• #10
SW VandeCarr said:
Yeah. But that emoticon looks almost like approval to me. It's not a very good one for suggesting disbelief IMO.

:biggrin: Fair enough, I'll consider that next time I roll it out :wink:
SW VandeCarr said:
I know. I posted his original presentation few threads ago.
Yes. The ID crowd is always pointing out where they think EB is deficient.



Not really. I prefer to give them all the slack I can on the details, and then nail them on the absurdity of their fundamental position. We don't want to appear dogmatic or look like we have all the answers (because we really don't). I once saw a TV debate between a PhD biologist and a well informed creationist (who happened to a lawyer). There's no doubt the lawyer won because he kept on bringing up details and issues which the biologist was not prepared to answer. The biologist fell back on ill tempered assertions of science's superior position of authority. It was ugly. The guy completely lost his cool.
Yeah, that is why these 'debates' are often never productive in the slightest. For starters they're normally on "creationist" terms--With a creationist friendly audience. That audience, when its the American public, seems especially ill-equipped to understand the difference between arguing science and arguing law--The two chains of "argumentation" are fundamentally at odds. Which is why law is such an important piece of the puzzle for the creationist and neo-creationist camp. They lost the science battle long ago, law is their only hope.

Also the fields within the science are too vast for anyone to be an expert in everyone. Which as your story describes, leads to one not having every detail available for recall off the top of their head. It is an inevitable outcome of the giant pyramid of knowledge science has accumulated, yet something creationist twist to their advantage (much like they twist the "but see science changes it mind from time to time" to their advantage). Its almost like fighting an insidious lineage of rapidly dividing, undifferentiated cells--If you catch my drift, lol :smile:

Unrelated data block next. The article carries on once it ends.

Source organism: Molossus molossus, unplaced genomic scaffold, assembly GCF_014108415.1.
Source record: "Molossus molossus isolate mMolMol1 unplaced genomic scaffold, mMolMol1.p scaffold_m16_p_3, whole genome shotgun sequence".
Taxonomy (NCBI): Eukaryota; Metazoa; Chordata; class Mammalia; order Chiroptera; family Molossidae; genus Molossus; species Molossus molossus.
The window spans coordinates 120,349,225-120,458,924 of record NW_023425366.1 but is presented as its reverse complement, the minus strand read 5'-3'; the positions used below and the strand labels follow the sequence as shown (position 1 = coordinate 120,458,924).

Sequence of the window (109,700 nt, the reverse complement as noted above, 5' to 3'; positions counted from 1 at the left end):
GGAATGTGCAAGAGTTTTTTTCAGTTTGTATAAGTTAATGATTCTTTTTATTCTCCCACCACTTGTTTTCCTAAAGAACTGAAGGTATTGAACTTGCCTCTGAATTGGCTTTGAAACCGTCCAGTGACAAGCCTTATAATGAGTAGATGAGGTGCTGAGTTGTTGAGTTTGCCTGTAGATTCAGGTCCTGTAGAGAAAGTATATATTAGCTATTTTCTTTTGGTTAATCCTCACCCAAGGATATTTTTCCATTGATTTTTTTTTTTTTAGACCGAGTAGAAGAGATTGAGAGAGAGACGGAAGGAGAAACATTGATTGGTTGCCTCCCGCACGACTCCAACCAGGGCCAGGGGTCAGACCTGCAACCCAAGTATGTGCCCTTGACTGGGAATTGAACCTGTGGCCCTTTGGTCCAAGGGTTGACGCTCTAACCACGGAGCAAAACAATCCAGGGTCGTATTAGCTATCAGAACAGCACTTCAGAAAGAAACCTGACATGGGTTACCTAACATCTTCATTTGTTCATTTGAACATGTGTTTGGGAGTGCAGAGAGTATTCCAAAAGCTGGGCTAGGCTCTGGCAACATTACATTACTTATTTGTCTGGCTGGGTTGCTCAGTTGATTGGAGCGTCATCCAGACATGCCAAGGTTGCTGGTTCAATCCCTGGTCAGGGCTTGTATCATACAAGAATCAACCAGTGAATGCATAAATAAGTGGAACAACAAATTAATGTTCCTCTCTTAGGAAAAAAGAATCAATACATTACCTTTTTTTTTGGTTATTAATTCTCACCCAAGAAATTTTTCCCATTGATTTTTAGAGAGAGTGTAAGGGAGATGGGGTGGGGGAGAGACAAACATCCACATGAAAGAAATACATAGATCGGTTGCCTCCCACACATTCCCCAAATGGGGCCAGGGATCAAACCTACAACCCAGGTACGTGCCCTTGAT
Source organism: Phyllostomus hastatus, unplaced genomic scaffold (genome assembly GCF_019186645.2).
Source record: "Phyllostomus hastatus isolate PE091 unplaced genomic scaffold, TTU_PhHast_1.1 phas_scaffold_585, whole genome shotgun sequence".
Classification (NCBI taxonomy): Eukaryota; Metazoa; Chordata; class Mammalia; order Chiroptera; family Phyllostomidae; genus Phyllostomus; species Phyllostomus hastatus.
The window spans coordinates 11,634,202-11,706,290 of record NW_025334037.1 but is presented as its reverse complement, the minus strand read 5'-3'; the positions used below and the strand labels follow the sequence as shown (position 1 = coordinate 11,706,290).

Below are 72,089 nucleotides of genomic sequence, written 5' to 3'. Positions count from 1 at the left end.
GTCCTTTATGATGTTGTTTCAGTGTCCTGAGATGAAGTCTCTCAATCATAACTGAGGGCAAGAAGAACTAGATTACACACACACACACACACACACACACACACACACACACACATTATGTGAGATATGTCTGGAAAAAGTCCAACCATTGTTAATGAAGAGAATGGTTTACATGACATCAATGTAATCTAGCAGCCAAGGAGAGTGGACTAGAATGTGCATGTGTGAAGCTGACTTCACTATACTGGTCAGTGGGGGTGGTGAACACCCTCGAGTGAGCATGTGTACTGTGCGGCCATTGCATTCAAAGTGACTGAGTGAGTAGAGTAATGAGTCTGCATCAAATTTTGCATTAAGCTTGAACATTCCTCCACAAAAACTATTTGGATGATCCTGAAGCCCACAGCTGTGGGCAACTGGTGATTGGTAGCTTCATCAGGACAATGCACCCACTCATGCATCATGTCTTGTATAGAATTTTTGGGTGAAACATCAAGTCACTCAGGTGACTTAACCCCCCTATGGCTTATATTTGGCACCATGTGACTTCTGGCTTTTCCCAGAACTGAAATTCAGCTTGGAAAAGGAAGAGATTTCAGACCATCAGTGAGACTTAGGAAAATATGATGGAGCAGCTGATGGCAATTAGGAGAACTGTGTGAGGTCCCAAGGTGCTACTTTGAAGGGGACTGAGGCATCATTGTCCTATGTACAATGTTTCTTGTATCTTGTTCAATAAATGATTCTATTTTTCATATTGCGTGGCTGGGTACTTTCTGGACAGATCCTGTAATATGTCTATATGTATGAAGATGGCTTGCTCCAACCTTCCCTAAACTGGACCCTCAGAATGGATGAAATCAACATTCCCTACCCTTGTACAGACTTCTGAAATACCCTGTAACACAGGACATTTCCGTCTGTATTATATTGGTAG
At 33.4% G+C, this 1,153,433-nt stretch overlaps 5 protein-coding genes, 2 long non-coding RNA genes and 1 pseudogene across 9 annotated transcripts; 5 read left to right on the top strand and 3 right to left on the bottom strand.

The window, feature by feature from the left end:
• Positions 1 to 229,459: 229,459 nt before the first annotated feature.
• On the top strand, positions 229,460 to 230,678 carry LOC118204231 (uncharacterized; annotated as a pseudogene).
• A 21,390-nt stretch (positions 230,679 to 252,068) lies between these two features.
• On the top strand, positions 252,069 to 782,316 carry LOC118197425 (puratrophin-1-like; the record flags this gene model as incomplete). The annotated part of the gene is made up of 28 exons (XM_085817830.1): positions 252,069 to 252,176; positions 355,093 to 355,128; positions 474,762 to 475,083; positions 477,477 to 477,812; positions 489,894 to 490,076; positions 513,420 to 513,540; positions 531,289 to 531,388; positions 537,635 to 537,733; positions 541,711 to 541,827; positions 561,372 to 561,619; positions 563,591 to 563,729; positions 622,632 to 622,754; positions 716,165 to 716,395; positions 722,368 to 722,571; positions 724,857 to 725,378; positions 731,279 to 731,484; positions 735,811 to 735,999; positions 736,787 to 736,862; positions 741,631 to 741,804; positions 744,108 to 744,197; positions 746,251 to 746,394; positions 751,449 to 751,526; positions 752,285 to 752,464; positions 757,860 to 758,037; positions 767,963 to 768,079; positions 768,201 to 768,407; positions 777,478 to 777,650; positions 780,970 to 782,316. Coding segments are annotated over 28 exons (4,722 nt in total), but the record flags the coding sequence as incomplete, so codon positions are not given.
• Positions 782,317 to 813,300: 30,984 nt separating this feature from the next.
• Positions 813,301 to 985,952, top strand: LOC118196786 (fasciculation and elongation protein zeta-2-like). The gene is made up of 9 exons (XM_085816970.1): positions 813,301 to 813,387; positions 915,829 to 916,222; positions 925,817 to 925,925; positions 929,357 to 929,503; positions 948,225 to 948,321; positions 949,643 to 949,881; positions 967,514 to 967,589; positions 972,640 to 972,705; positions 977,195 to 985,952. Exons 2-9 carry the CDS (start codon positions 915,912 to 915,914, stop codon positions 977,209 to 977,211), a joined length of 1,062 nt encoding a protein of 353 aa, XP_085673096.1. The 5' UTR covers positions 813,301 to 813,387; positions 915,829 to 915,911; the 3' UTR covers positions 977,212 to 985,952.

• #11
bobze said:
Its almost like fighting an insidious lineage of rapidly dividing, undifferentiated cells--If you catch my drift, lol :smile:

A good analogy indeed.
 
Last edited:

Related to Reviewing Thesis Topic on Evolutionary Theory

1. What is the purpose of a thesis topic on evolutionary theory?

A thesis topic on evolutionary theory serves to explore and analyze a specific aspect of evolution, such as the mechanisms of genetic variation or the impact of natural selection. It allows students to deepen their understanding of this fundamental biological concept and contribute new insights to the scientific community.

2. How do researchers choose a thesis topic on evolutionary theory?

Researchers often choose a thesis topic on evolutionary theory based on their personal interests and expertise, as well as current gaps in the existing research. They may also seek guidance from their advisor or collaborate with other researchers to develop a topic that is both relevant and feasible.

3. What are some common methods used in studying evolutionary theory for a thesis?

Some common methods used in studying evolutionary theory for a thesis include field observations, laboratory experiments, computer simulations, and data analysis. These methods allow researchers to collect and analyze data to support their hypotheses and draw conclusions about evolution.

4. How does a thesis on evolutionary theory contribute to the field of biology?

A thesis on evolutionary theory contributes to the field of biology by expanding our understanding of how species adapt and change over time. It may also provide new insights into the mechanisms of evolution and potential applications in fields such as medicine and conservation.

5. Are there any ethical considerations when researching and writing a thesis on evolutionary theory?

Yes, there may be ethical considerations when researching and writing a thesis on evolutionary theory. For example, researchers should ensure that their experiments and data collection methods are conducted ethically and with minimal harm to living organisms. They should also accurately represent the findings and avoid making biased or misleading conclusions.

Similar threads

  • STEM Educators and Teaching
2
Replies
35
Views
4K
  • General Discussion
Replies
1
Views
628
  • Special and General Relativity
Replies
5
Views
984
Replies
30
Views
3K
Replies
1
Views
870
  • General Discussion
2
Replies
58
Views
6K
  • STEM Academic Advising
Replies
11
Views
1K
  • Biology and Medical
Replies
2
Views
2K
  • STEM Academic Advising
Replies
6
Views
903
  • STEM Educators and Teaching
2
Replies
55
Views
7K
Back
Top